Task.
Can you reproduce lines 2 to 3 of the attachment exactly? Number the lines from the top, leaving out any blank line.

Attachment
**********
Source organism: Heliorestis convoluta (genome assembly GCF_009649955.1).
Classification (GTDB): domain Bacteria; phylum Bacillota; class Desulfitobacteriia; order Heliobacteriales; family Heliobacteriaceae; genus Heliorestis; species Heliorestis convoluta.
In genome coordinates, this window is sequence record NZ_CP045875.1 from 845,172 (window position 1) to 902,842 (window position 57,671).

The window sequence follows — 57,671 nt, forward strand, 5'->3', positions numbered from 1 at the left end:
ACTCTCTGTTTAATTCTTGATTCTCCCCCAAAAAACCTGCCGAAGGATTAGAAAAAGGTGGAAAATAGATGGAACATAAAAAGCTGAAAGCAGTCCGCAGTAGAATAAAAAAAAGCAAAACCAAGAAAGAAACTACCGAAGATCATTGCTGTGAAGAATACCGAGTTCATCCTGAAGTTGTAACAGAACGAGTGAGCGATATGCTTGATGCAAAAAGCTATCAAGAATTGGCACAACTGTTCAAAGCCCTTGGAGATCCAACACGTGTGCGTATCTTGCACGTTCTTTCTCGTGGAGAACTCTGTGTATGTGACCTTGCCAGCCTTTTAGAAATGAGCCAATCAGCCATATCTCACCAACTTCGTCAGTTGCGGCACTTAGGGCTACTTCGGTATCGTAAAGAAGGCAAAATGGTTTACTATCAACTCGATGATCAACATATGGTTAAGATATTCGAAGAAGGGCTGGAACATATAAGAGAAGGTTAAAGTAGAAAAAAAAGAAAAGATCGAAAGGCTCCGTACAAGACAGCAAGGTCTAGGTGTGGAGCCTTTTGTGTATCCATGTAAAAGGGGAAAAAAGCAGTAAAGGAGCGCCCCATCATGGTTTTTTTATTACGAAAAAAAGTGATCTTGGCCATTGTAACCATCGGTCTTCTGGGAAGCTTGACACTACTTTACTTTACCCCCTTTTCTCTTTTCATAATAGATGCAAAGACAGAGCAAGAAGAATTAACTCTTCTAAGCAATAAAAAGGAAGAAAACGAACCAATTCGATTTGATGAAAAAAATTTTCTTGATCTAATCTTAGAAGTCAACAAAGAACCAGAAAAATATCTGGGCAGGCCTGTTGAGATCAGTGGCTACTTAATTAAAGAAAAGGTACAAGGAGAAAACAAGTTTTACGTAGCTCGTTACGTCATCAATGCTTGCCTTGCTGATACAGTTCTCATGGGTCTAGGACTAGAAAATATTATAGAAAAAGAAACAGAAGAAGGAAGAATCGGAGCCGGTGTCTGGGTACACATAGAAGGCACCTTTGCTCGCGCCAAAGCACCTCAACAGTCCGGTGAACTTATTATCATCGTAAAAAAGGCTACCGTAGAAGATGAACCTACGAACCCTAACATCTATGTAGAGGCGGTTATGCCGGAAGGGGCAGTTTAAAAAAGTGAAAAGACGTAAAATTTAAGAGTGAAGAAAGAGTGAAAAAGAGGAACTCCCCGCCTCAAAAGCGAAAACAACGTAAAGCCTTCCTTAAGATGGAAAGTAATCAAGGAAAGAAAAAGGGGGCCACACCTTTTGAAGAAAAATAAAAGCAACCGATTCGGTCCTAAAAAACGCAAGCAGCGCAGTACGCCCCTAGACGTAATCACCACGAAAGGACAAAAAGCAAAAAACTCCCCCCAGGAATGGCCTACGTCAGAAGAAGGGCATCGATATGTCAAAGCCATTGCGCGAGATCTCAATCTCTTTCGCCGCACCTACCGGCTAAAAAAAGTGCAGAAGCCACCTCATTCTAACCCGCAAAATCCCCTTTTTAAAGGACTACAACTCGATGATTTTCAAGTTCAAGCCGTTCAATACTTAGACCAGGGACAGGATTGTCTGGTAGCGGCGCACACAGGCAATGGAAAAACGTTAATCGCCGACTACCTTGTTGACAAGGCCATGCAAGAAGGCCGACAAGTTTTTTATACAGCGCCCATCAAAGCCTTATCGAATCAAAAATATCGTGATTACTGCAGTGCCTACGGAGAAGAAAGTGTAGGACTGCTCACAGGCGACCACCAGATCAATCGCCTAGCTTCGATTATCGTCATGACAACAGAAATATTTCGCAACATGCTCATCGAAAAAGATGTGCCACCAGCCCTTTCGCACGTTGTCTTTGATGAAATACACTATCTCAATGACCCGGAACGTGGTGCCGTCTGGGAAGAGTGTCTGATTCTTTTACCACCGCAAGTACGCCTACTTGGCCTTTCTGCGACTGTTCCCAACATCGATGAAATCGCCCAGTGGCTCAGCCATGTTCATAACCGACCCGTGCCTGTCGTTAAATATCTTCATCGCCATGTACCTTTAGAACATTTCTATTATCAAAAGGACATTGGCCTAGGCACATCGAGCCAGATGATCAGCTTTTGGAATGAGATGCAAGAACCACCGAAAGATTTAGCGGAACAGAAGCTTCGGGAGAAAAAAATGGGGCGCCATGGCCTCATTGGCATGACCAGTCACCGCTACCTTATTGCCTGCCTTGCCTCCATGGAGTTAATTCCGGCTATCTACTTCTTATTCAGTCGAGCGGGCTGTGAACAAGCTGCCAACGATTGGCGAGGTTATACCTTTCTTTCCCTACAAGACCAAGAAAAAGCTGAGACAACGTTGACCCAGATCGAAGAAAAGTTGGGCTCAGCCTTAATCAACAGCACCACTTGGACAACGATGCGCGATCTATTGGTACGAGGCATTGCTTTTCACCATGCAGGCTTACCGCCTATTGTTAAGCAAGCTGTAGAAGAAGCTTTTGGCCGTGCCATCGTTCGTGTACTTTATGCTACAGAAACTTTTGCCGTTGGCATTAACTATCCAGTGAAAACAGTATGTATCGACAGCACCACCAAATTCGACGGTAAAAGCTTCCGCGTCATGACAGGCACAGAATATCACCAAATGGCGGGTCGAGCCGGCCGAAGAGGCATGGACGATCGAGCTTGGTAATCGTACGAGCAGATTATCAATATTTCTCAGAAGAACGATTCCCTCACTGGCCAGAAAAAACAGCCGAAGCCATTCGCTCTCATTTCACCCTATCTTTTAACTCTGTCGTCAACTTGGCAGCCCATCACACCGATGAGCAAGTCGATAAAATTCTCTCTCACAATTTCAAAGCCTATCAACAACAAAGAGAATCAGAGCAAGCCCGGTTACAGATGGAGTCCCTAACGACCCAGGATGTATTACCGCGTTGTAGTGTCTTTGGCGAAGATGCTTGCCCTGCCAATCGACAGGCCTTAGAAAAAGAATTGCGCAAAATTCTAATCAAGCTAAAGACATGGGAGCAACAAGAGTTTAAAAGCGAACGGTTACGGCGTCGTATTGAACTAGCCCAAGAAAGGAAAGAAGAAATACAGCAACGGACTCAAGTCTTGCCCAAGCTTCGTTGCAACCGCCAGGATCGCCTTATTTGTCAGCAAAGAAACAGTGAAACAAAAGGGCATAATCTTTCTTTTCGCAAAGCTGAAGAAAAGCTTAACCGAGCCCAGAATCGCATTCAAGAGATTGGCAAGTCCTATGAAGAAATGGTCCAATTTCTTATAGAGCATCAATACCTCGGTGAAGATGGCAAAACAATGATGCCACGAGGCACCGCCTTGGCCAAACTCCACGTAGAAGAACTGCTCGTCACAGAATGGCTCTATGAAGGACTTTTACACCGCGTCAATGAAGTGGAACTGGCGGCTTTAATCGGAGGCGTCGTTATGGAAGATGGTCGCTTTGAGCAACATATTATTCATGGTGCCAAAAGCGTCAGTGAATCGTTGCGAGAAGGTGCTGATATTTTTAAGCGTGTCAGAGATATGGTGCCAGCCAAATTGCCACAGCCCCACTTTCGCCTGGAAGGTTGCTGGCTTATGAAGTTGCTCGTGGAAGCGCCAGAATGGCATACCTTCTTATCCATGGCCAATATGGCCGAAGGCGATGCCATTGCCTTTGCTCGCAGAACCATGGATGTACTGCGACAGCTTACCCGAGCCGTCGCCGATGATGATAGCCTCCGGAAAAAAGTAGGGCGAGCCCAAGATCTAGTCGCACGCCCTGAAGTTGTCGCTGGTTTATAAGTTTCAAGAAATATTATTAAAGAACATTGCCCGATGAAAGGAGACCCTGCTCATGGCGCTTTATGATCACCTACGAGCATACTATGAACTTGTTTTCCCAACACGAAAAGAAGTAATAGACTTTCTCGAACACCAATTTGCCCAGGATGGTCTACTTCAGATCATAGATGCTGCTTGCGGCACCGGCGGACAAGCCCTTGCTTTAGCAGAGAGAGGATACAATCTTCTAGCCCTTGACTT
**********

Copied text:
Classification (GTDB): domain Bacteria; phylum Bacillota; class Desulfitobacteriia; order Heliobacteriales; family Heliobacteriaceae; genus Heliorestis; species Heliorestis convoluta.
In genome coordinates, this window is sequence record NZ_CP045875.1 from 845,172 (window position 1) to 902,842 (window position 57,671).